6 Most Important Sources of Waste in India

1. Domestic Waste:

Domestic waste is generated due to various household activities. It includes waste paper, glass bottles and broken pieces of glass, plastics, cloth rags, kitchen waste, garden litter, cans, etc. Kitchen waste includes waste food, peels of fruits and vegetables, ashes due to the burning of wood, coal or cow-dung cakes. Domestic waste is generally classified into the following types:

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i. Garbage:


It includes peels of fruit and vegetables, leftover food articles, garden litter, etc. It is organic in nature and can biodegrade quickly.

ii. Rubbish:

It includes waste paper, glass and pottery pieces, plastic goods, rubber goods, polythene bags, cloth rags, etc. These are mostly inorganic in nature.

iii. Ash:


It is the main source of solid domestic waste, which is generated due to the burning of wood, coal and dung cakes in the kitchen.

iv. Sewage:

It includes the waste water from kitchen and bathrooms.

Domestic waste is often seen lying in the streets and along the roads in heaps. This makes the environment unhygienic and it can be the breeding ground for mosquitoes and other harmful organisms. The per capita domestic waste in India is about 400 g per day, while it is more than 3000 g per day in the developed countries. In the rural and urban areas, the composition of domestic waste varies greatly.

2. Industrial Waste:


Almost all types of industries process raw materials to produce finished consumable goods. In this process any leftover material, which is of no use, is called industrial waste.

It includes general factory rubbish, packing waste, demolition and construction waste, damaged parts of machines and tools, etc. This can cause toxicity in the air, water and soil. It is harmful to human beings and the environment. The waste generated by some of the industries is given below:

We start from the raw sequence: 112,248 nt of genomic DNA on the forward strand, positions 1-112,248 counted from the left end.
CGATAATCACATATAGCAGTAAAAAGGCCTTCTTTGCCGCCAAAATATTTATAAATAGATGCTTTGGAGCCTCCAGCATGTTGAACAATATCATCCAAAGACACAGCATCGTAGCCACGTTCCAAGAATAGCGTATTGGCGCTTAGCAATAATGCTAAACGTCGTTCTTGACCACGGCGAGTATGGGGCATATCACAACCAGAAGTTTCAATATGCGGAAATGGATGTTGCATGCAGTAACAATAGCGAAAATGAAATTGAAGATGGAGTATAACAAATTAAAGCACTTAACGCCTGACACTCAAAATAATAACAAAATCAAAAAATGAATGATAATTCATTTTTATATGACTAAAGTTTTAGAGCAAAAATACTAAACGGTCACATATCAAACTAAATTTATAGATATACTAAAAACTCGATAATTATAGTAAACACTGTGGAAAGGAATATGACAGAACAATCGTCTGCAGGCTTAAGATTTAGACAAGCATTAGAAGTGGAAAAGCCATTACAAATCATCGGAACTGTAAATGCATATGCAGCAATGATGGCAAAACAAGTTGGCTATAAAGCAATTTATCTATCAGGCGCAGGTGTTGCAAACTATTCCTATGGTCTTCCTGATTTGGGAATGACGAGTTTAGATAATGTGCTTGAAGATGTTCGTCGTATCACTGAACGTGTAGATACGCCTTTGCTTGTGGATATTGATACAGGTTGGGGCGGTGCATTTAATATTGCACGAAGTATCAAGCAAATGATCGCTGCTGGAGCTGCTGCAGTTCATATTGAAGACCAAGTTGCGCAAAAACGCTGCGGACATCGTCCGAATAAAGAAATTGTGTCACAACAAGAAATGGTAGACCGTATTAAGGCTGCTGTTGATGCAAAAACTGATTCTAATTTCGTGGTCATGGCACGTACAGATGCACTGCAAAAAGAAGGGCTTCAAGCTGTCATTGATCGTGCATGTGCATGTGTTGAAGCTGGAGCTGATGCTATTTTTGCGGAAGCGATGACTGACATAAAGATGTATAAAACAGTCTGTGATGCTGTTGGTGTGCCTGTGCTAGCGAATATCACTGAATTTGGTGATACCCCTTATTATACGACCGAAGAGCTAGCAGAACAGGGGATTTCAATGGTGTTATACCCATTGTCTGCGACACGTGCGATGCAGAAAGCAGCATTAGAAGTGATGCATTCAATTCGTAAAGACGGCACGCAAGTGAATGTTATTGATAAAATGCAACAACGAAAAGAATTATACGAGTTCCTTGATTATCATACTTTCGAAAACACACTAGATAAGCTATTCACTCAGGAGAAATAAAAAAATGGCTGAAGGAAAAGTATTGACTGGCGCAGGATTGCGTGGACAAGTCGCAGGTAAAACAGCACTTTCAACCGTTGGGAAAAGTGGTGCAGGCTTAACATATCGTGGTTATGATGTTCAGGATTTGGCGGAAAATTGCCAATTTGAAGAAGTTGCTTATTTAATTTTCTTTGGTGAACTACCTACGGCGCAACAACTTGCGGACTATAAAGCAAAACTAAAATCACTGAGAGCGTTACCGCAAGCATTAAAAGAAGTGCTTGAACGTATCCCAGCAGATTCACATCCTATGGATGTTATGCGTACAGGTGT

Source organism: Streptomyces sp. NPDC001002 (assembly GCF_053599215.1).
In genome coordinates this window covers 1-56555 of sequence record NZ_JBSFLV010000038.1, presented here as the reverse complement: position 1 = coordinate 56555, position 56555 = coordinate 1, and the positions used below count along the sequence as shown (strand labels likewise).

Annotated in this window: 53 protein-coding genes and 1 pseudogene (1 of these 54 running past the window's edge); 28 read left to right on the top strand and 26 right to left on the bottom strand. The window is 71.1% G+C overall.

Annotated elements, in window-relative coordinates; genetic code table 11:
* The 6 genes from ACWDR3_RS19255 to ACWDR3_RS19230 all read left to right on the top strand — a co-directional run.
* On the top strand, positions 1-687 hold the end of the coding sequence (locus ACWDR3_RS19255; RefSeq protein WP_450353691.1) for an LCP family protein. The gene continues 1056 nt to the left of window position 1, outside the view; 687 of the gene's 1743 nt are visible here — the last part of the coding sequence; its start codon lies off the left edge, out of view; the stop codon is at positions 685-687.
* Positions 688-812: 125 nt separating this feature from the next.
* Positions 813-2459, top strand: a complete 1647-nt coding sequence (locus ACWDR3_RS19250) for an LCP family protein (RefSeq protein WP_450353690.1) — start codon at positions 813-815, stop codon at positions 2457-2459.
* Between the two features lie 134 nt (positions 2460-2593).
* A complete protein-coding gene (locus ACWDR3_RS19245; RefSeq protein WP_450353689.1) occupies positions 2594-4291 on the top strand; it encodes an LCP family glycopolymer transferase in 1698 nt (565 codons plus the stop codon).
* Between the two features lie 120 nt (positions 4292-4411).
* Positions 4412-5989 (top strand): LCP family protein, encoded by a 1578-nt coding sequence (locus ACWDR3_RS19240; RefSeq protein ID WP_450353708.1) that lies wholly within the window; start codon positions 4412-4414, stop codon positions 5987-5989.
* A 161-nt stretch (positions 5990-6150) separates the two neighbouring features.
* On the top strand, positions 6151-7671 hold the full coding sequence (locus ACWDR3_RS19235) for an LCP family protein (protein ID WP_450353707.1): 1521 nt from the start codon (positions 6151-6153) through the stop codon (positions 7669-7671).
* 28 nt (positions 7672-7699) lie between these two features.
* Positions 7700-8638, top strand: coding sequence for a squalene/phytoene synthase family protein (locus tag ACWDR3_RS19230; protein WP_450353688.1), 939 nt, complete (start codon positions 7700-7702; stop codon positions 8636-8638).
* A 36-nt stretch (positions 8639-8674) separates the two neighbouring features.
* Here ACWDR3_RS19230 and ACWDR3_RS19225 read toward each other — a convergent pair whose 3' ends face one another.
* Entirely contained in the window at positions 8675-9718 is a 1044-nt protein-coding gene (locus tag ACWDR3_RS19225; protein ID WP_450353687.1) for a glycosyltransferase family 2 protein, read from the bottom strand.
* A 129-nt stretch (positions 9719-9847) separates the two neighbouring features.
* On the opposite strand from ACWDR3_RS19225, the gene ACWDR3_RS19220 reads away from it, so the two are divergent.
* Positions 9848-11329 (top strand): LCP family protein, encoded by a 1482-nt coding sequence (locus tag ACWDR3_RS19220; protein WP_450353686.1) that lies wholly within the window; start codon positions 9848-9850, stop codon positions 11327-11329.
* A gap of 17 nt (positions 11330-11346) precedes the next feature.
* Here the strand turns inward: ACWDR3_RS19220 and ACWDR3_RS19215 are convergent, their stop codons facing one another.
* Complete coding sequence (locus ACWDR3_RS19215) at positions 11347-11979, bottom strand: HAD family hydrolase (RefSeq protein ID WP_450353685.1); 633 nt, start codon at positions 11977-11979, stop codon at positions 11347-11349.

i. The mining and metallurgical industries can generate coal ash, rocks of no value, furnace slag, metallic scrap, etc.

ii. The chemical industries generate acids, toxic gases, oils, alkalis, and many types of synthetic materials.

iii. The main waste material from oil refineries and petrochemical industries are petroleum gases, hydrocarbons, oils and other toxic organic chemicals.

iv. The cement factories generate suspended particulate matter (SPM) in the form of coarse and fine particles, which can pollute the air. This can cause respiratory disorder.

v. The waste from the industries are cellulose fibre, paper scraps, bleaching powder, alkalis, etc. About 40 per cent wood or bamboos used in the paper mills generally go waste.

vi. The construction companies use a variety of construction material like cement, sand, bricks, stone, wood, limestone, etc. for construction of buildings. The waste is released in the form of debris.

3. Agricultural Waste:

The waste generated during the various processes of crop production and livestock rearing is called agricultural waste. It is generally of the following types:

i. Plant remains:

It includes husk and straw, wood and rubber waste, cotton and tobacco waste, coconut waste products, nutshells, etc. These are common plant remains or crop residue produced during agricultural practices.